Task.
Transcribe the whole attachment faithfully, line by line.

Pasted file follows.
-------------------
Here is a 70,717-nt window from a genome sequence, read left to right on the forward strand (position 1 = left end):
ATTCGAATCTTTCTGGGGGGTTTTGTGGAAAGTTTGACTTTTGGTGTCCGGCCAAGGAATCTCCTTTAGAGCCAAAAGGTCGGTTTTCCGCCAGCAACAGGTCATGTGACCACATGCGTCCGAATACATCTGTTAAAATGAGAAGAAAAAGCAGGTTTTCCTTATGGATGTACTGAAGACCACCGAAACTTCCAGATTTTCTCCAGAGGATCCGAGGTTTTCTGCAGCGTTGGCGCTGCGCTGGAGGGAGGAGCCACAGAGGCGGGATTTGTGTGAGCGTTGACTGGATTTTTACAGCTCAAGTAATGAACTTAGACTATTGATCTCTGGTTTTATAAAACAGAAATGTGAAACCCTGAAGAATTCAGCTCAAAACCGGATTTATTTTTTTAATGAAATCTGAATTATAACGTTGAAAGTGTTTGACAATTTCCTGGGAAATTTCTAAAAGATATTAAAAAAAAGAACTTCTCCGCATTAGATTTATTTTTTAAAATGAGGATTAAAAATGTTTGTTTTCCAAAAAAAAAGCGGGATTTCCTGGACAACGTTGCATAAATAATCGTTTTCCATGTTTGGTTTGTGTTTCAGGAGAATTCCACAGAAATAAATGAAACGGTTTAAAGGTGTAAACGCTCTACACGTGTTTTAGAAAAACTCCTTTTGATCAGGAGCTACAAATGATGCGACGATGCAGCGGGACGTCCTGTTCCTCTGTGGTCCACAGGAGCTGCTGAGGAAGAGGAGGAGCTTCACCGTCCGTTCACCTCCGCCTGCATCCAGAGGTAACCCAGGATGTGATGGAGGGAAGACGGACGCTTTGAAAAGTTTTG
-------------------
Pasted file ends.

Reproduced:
Here is a 70,717-nt window from a genome sequence, read left to right on the forward strand (position 1 = left end):
ATTCGAATCTTTCTGGGGGGTTTTGTGGAAAGTTTGACTTTTGGTGTCCGGCCAAGGAATCTCCTTTAGAGCCAAAAGGTCGGTTTTCCGCCAGCAACAGGTCATGTGACCACATGCGTCCGAATACATCTGTTAAAATGAGAAGAAAAAGCAGGTTTTCCTTATGGATGTACTGAAGACCACCGAAACTTCCAGATTTTCTCCAGAGGATCCGAGGTTTTCTGCAGCGTTGGCGCTGCGCTGGAGGGAGGAGCCACAGAGGCGGGATTTGTGTGAGCGTTGACTGGATTTTTACAGCTCAAGTAATGAACTTAGACTATTGATCTCTGGTTTTATAAAACAGAAATGTGAAACCCTGAAGAATTCAGCTCAAAACCGGATTTATTTTTTTAATGAAATCTGAATTATAACGTTGAAAGTGTTTGACAATTTCCTGGGAAATTTCTAAAAGATATTAAAAAAAAGAACTTCTCCGCATTAGATTTATTTTTTAAAATGAGGATTAAAAATGTTTGTTTTCCAAAAAAAAAGCGGGATTTCCTGGACAACGTTGCATAAATAATCGTTTTCCATGTTTGGTTTGTGTTTCAGGAGAATTCCACAGAAATAAATGAAACGGTTTAAAGGTGTAAACGCTCTACACGTGTTTTAGAAAAACTCCTTTTGATCAGGAGCTACAAATGATGCGACGATGCAGCGGGACGTCCTGTTCCTCTGTGGTCCACAGGAGCTGCTGAGGAAGAGGAGGAGCTTCACCGTCCGTTCACCTCCGCCTGCATCCAGAGGTAACCCAGGATGTGATGGAGGGAAGACGGACGCTTTGAAAAGTTTTG